More than 184.3 million COVID-19 cases and 3.9 million deaths have been confirmed across 235+ countries, areas or territories.
Global vaccination efforts remain a top priority, with the ultimate goal of reaching herd immunity. The number of Americans fully vaccinated now tops 156 million, or approximately 47% – short of President Biden’s 70% goal by July 4.
Below are the top 10 states ranked by the percentage of their population fully vaccinated against COVID-19. Review the full list here.
COVID-19 Cases by Country
COVID-19 Cases by State
As of July 5, 2021, the state with the highest number of COVID-19 cases was California. Almost 34 million cases have been reported across the United States, with California, Texas, Florida and New York reporting the highest numbers.
COVID-19 restrictions vary by state, county and even city. Review a comprehensive list of current restrictions here.
While vaccination rates are in limbo, consumer sentiment and confidence remain relatively stable this month.
The Consumer Sentiment Index—a survey consisting of approximately 50 core questions covering consumers’ assessments of their personal financial situation, buying attitudes and overall economic conditions—finished at 85.5 in June – below market expectations of 87.4.
Although consumer sentiment slipped in late June, it remains 3.1% above the May reading and is the second-highest rating since the start of the pandemic, noted Richard Curtin, Surveys of Consumers chief economist.
Furthermore, The Conference Board Consumer Confidence Index® improved in June, following gains in each of the previous four months. The Index now stands at 127.3 (1985=100), up from a reading of 120 in May.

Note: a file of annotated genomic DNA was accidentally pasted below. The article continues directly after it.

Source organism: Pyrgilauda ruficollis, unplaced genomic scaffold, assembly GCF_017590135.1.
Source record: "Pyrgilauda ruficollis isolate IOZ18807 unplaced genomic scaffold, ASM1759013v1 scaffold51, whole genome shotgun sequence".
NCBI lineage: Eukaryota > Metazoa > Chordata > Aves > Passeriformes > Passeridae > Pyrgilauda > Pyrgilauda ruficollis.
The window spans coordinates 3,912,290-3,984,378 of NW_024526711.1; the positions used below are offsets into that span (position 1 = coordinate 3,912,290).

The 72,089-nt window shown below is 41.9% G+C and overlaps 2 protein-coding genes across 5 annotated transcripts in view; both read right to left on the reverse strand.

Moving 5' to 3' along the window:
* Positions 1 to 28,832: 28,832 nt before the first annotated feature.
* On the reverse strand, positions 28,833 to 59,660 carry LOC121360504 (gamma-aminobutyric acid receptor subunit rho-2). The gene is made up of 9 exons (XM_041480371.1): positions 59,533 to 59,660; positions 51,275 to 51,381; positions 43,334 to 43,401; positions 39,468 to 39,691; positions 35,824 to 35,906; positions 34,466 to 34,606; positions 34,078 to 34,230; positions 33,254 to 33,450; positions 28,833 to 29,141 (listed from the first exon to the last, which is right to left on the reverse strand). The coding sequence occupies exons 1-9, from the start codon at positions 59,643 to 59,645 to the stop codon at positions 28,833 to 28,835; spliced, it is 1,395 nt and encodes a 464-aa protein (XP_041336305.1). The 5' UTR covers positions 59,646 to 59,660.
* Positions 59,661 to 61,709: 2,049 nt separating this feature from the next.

Overall, economists are optimistic. As Americans get past the worst of the pandemic, they will be eager to act upon pent-up demand. NRF predicts 2021 retail sales to reach between $4.44 trillion and $4.56 trillion. Online and other non-store sales, which are included in the total, are expected to increase between 18% and 23% ($1.09 trillion and $1.13 trillion).
Within the aftermarket, industry experts forecast online sales of auto parts and accessories to hit $19 billion by 2022. Buy Online Pick-Up In Store shopping channels are expected to post double-digit growth rates through 2024 – presenting a whole new revenue stream to automotive shops that seize the opportunity.
“While there are downside risks related to labor shortages, supply chain bottlenecks, tax increases and over-regulation, overall, households are healthier and consumers are demonstrating their ability and willingness to spend. We are confident,” said NRF President and CEO Matthew Shay.
Professionals in the automotive, RV and powersports industries remain steadfast in their efforts to evolve their business models and grow their brands in the face of adversity. As such, the monthly Key Performance Indicator Report serves as an objective wellness check on the overall health of our nation, from the state of manufacturing and vehicle sales to current economic conditions and consumer trends.
Below are a few key data points explained in further detail throughout the report:
- The June Manufacturing PMI® registered 60.6%, a decrease of .6% from the May reading of 61.2%. However, this figure indicates expansion in the overall economy for the 13th month in a row after contracting in April 2020, according to supply executives in the latest Manufacturing ISM® Report On Business®.